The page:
New Jersey Sea Grant Consortium Hosts 22nd Annual State of the Shore

May 23rd, 2024

This year’s State of the Shore media event was an important opportunity for members of the community and members of the press to meet with coastal expert Dr. Jon Miller, Laura Kerr, and NJDEP Commissioner Shawn LaTourette to learn how New Jersey’s shorelines fared over the winter and a forecast on conditions and storms for our state’s beaches during the 2024 summer season. View the recording of the event here. 

Get your beach towels and flip flops ready because summer is almost here! After this winter of rain and snow, New Jersey’s residents and visitors are ready for the summer weather and sunshine. The locals and tourists aren’t the only ones ready; most of our sandy shores are too!

(From right to left) Dr. Peter Rowe, Executive Director, New Jersey Sea Grant Consortium, Shawn LaTourette, Commissioner, New Jersey Department of Environmental Protection, Dr. Jon K. Miller, Coastal Processes Specialist, New Jersey Sea Grant Consortium; Research Associate Professor, Director of Coastal Engineering Research Group, Stevens Institute of Technology; Author, 2024 State of the Shore Report, Laura Kerr, Coastal Resilience Specialist, New Jersey Sea Grant Consortium; Senior Research Engineer, Stevens Institute of Technology

Coastal flooding, erosion, and wave activity varied from location to location. The northern part of the state experienced higher peak water levels, while the southern part of the state experienced more flooding events. During a January storm, water levels at Sandy Hook measured some of the highest water levels since Superstorm Sandy. However, the storm this past April that dumped several inches of rain and downed trees throughout the state was the most intense storm that impacted Sandy Hook. While some beaches remained pretty much intact during this winter, others had erosion that may require some sort of remediation. These small or moderate storms that cause this are expected to become more and more common.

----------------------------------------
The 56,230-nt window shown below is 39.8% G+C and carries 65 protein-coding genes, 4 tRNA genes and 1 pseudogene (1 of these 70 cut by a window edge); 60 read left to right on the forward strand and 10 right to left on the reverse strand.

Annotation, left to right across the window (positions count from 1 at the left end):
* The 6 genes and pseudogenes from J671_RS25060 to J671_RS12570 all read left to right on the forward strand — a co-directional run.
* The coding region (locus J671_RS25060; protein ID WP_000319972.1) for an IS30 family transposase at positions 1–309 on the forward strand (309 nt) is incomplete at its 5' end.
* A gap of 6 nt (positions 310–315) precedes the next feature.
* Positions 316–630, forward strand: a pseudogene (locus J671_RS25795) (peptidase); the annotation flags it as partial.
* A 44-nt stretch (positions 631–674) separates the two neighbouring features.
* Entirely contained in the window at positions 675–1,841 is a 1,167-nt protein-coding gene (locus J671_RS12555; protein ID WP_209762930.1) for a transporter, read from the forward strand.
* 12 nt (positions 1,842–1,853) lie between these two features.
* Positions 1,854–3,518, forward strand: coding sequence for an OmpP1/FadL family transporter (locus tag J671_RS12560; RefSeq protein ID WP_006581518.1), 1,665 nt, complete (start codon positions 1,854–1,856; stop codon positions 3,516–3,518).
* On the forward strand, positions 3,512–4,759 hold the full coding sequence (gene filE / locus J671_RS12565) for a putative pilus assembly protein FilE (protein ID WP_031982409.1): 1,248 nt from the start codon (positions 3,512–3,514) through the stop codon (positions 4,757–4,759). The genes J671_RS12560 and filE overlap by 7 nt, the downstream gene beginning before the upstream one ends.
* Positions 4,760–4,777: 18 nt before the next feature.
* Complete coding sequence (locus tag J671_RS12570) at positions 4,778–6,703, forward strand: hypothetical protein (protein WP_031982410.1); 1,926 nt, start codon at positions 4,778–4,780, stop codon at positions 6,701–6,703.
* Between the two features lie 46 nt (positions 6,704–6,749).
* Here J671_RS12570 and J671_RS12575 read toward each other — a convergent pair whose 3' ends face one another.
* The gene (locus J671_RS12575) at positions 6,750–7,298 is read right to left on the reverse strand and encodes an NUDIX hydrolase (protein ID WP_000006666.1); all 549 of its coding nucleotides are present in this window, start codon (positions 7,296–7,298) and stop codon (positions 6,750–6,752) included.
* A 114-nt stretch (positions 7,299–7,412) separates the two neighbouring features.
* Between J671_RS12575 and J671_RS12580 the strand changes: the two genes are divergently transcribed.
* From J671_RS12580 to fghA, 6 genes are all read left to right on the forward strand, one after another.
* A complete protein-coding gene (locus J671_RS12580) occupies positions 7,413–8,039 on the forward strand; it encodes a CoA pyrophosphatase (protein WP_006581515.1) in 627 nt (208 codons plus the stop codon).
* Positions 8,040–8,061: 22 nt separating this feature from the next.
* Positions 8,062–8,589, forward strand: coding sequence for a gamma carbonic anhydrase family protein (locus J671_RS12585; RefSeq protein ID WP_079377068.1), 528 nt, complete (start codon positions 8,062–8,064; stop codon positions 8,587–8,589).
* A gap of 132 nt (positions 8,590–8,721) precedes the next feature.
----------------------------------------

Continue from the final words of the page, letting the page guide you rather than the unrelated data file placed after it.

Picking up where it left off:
While many beaches suffered little to no erosion, some beaches in the south need replenishment to repair some of the berm erosion suffered by the mild-moderate storms this winter. Beachgoers should be aware of large sand bars this winter produced along the shore that can lead to dangerous rip currents. As the memories of Sandy begin to fade, this winter should serve as a reminder of the damage that can be caused by more common storms and the need to continue to maintain our beaches through programs such as the Shore Protection Fund.

The forecast for this summer is predicted to be very eventful. This summer’s La Nina conditions are expected to result in more extreme weather this summer. The four independent institutions have reached very similar models of above average number of storms. Despite relatively low probabilities of hurricanes making landfall in general, it’s important to remember that it only takes a single storm to create catastrophic impacts.

As always, New Jersey Sea Grant Consortium is excited to provide year’s State of the Shore Report to give the public insight of the condition of New Jersey’s beaches. Just remember to be safe: wear your sunscreen, remain cognizant of your surroundings, check conditions, be aware of rip currents, and guard your fries from hungry seagulls. Have a great summer!





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